Shadows at Noon by Joya Chatterji is the authoritative history of South Asia in the 20th century, telling the subcontinent’s story from the British Raj through independence and partition to the forging of the modern nations of India, Pakistan and Bangladesh.

Longlisted for the 2024 Women’s Prize for Non-Fiction chair of judges Professor Suzannah Lipscomb had this to say about the book: ‘This is the product of a lifetime’s research. A superb and evocative work of history, it is compelling, original, big and bold.’

To find out more about the book we spoke to Joya about her writing, research and current reads.

Shadows at Noon

by Joya Chatterji

Find out more

Describe your book in one sentence as if you were telling a friend.

It’s a book about how, after independence and two partitions, India and Pakistan developed in ways more similar than different.

Did you have any revelation moments when writing your book? When the narrative and your objectives all fell into place?

I had many such moments. Aha moments. I felt as if I were a student rather than an author while creating that book.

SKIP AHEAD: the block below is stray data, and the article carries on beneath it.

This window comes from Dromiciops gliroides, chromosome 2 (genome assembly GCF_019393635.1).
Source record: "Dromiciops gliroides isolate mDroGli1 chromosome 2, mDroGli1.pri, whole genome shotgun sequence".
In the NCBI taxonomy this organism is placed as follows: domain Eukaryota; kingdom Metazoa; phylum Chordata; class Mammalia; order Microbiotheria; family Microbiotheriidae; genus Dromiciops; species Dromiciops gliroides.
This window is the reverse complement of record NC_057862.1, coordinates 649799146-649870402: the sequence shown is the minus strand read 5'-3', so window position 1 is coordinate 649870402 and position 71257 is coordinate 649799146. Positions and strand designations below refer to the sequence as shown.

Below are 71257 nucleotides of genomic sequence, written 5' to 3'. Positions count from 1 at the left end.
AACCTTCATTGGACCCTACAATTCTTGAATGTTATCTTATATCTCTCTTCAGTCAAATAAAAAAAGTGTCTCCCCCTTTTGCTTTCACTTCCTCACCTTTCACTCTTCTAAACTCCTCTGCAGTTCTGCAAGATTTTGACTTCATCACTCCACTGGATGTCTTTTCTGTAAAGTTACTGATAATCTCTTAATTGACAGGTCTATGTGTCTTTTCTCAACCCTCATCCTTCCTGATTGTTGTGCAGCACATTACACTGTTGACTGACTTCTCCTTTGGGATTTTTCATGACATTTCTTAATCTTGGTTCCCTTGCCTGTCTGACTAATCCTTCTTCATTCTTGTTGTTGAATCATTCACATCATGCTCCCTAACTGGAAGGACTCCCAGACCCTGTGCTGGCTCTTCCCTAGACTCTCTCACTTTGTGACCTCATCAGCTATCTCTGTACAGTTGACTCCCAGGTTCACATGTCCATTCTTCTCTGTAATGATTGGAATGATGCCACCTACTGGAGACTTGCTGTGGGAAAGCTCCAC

What is the one thing you’d like a reader to take away from reading your book?

For god’s sake question everything. Above all, received history.

Which other female non-fiction writers inspire you and why? Any particular title?

Romila Thapar was the first inspiration, and though our subjects differ widely, in her approach to life and scholarship she was a role model. Tanika Sarkar is the other I will name, she is is groundbreaking historian of great courage. There are others too but I don’t expect you want a long list!

What is the best piece of writing advice you have ever received?

Avoid using the passive voice.

What book is currently on your nightstand?

George Saunders, Lincoln in the Bardo. I am re-reading this book, as a habitual, indeed criminal, re-reader of books.